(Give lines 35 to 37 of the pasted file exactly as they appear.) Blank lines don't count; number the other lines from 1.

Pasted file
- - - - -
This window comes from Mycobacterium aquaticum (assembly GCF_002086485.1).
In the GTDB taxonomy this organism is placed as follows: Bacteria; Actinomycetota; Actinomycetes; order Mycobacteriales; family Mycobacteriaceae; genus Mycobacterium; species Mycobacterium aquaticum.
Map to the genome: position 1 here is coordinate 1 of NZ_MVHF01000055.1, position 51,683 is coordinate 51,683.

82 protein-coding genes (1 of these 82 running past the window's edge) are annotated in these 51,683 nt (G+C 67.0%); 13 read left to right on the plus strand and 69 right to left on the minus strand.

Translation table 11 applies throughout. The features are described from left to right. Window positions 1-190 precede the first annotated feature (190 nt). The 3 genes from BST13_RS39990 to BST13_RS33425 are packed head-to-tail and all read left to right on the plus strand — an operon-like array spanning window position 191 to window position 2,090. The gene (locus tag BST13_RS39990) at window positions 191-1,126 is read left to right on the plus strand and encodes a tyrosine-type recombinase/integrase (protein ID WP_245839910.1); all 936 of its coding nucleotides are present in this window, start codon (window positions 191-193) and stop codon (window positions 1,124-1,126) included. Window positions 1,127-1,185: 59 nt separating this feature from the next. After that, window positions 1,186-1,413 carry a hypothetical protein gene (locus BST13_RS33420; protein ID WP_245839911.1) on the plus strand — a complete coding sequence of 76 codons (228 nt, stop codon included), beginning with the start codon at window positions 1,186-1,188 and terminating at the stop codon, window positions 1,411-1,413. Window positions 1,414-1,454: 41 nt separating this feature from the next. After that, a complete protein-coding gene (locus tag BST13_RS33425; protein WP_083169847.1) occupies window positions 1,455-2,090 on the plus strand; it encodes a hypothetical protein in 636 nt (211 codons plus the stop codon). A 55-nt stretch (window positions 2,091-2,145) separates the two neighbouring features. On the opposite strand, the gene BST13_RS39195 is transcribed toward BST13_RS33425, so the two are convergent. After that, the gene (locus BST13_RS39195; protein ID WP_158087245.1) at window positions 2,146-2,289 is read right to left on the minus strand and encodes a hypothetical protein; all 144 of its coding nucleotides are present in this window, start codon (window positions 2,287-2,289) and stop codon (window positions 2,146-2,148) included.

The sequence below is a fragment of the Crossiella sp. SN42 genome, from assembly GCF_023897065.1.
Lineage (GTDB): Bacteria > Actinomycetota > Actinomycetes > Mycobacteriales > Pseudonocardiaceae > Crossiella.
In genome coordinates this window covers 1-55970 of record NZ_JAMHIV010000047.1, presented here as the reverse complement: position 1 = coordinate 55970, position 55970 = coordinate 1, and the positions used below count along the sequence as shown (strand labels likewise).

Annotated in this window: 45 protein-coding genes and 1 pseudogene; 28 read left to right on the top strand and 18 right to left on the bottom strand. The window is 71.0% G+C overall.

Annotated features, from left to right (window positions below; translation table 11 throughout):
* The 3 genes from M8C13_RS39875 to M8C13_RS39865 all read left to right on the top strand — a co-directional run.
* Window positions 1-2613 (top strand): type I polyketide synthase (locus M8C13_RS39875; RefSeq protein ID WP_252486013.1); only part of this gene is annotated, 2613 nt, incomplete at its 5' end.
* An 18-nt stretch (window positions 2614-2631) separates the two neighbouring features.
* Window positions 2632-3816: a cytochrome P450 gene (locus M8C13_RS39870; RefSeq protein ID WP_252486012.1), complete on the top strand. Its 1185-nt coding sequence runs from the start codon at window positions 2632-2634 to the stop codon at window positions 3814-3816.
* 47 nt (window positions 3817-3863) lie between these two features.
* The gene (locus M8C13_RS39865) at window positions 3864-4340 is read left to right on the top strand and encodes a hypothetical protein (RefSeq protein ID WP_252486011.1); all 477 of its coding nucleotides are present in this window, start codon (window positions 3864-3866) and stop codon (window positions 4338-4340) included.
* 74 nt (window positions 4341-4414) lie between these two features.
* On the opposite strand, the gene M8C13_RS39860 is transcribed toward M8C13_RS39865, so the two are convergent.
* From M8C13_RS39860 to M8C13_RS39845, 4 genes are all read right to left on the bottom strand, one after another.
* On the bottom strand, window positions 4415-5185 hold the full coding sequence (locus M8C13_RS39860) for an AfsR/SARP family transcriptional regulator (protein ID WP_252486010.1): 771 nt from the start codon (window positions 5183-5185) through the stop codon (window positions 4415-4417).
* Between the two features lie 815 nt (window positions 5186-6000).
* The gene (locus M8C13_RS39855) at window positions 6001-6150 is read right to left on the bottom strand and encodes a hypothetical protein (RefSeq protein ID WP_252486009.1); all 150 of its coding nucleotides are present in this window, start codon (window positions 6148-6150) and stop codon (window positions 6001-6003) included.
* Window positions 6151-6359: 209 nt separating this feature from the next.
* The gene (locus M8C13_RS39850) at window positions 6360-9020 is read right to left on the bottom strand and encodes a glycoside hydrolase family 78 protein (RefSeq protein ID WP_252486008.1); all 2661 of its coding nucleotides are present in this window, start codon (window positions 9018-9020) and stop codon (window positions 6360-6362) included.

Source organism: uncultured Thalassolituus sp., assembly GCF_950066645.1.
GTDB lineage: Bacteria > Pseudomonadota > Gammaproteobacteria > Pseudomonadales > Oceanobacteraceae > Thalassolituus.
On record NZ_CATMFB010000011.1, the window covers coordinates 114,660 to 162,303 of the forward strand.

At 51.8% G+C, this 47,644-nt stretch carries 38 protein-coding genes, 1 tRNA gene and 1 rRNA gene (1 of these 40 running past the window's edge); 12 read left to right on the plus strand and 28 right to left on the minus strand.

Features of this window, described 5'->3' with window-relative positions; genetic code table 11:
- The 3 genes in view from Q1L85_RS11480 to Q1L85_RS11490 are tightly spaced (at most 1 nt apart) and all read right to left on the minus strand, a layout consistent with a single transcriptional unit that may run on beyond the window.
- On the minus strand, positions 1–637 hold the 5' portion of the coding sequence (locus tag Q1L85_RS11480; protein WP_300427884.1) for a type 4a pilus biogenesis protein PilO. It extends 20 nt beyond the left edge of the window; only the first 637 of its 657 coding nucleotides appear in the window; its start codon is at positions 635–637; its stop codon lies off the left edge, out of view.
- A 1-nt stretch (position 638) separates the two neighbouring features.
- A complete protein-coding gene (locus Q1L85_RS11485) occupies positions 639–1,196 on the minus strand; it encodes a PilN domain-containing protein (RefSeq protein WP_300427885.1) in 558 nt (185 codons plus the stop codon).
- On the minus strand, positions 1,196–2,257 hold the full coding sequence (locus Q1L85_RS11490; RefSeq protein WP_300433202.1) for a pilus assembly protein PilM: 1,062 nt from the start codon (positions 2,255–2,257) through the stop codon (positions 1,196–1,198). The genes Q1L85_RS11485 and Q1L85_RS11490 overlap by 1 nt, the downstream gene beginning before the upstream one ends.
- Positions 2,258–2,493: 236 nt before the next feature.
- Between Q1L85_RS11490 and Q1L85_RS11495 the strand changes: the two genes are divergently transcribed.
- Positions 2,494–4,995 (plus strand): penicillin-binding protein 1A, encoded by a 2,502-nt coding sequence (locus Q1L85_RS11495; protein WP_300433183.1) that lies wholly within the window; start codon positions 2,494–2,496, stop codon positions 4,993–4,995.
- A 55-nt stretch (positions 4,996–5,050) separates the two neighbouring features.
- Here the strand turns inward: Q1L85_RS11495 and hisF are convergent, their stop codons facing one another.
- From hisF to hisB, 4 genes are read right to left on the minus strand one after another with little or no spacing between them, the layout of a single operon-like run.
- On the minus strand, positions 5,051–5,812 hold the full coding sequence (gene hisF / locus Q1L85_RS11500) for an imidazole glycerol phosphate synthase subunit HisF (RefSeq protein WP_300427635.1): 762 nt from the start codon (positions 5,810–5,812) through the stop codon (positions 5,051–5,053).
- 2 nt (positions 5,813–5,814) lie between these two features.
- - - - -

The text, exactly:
- Positions 2,258–2,493: 236 nt before the next feature.
- Between Q1L85_RS11490 and Q1L85_RS11495 the strand changes: the two genes are divergently transcribed.
- Positions 2,494–4,995 (plus strand): penicillin-binding protein 1A, encoded by a 2,502-nt coding sequence (locus Q1L85_RS11495; protein WP_300433183.1) that lies wholly within the window; start codon positions 2,494–2,496, stop codon positions 4,993–4,995.